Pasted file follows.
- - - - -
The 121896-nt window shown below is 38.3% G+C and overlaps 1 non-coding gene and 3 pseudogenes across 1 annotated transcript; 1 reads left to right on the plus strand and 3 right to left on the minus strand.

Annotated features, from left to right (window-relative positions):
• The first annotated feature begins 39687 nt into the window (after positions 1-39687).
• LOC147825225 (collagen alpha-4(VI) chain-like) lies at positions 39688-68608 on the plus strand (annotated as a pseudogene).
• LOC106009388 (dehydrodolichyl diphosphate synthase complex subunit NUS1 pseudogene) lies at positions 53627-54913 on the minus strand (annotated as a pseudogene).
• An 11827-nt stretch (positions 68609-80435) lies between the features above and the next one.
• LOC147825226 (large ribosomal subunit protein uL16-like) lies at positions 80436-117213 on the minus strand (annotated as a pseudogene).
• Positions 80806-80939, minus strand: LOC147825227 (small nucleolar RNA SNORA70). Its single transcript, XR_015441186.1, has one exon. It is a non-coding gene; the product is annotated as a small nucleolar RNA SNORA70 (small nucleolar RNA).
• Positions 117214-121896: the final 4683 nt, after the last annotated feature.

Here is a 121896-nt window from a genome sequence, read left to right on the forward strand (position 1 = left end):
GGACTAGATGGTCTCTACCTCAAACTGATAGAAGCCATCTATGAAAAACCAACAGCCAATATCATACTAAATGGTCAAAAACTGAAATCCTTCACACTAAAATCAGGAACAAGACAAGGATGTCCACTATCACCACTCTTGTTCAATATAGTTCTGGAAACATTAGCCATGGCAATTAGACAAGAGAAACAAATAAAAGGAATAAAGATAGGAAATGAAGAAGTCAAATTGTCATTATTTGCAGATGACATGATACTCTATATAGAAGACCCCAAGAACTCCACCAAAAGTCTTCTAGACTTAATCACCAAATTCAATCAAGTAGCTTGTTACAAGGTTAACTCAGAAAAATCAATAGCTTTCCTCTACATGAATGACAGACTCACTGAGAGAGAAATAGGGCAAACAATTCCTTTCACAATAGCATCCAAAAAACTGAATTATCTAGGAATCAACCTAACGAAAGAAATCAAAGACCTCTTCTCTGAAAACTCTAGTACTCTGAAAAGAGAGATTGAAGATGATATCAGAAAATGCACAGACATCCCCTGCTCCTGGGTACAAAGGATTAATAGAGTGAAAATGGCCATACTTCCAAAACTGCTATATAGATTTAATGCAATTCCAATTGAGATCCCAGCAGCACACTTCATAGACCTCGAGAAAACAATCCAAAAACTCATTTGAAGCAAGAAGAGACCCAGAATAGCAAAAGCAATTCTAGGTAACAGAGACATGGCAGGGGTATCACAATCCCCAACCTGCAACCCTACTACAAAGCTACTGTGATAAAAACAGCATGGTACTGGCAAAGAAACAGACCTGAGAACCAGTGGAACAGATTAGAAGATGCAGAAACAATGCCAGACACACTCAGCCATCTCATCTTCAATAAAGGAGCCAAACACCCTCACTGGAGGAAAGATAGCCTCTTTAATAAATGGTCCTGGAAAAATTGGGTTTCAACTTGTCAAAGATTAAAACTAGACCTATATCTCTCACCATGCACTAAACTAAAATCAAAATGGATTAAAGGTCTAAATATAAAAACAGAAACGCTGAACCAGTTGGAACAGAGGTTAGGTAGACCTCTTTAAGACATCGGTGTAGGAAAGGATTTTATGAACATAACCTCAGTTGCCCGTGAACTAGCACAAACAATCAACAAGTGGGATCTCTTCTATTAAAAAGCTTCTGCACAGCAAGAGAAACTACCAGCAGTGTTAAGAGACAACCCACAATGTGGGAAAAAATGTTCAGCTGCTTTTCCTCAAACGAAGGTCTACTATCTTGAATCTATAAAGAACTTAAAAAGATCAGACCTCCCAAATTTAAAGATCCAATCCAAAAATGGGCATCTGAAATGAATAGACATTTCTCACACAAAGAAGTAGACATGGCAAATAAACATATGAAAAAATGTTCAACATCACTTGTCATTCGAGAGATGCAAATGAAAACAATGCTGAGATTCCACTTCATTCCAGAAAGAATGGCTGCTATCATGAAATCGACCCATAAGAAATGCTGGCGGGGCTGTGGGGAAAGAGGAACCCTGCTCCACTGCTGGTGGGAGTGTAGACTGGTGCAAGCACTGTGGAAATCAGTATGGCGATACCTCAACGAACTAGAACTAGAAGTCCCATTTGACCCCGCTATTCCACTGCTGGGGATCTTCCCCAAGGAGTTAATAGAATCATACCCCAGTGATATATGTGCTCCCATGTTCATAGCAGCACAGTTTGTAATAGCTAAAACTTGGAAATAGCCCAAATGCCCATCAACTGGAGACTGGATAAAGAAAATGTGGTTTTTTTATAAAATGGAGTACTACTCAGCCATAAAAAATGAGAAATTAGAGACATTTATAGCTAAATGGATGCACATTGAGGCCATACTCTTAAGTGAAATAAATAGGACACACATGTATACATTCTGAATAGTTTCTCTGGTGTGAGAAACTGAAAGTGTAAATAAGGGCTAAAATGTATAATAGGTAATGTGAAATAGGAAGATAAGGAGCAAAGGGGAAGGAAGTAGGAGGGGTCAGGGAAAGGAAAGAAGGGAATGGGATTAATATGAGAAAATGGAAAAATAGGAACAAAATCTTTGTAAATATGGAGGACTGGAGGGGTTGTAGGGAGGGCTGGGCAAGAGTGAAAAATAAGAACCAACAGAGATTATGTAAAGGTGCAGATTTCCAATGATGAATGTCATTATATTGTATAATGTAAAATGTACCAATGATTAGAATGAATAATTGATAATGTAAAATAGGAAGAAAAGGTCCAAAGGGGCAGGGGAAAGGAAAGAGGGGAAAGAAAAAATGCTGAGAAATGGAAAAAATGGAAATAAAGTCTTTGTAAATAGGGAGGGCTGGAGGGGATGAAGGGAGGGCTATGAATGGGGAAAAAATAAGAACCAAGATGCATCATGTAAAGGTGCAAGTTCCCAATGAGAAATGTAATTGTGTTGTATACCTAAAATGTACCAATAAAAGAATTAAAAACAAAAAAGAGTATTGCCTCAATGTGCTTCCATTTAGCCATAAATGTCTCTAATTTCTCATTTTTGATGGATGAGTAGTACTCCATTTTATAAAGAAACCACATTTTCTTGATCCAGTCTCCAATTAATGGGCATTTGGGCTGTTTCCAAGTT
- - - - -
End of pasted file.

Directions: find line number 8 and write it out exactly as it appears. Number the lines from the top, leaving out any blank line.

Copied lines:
• Positions 80806-80939, minus strand: LOC147825227 (small nucleolar RNA SNORA70). Its single transcript, XR_015441186.1, has one exon. It is a non-coding gene; the product is annotated as a small nucleolar RNA SNORA70 (small nucleolar RNA).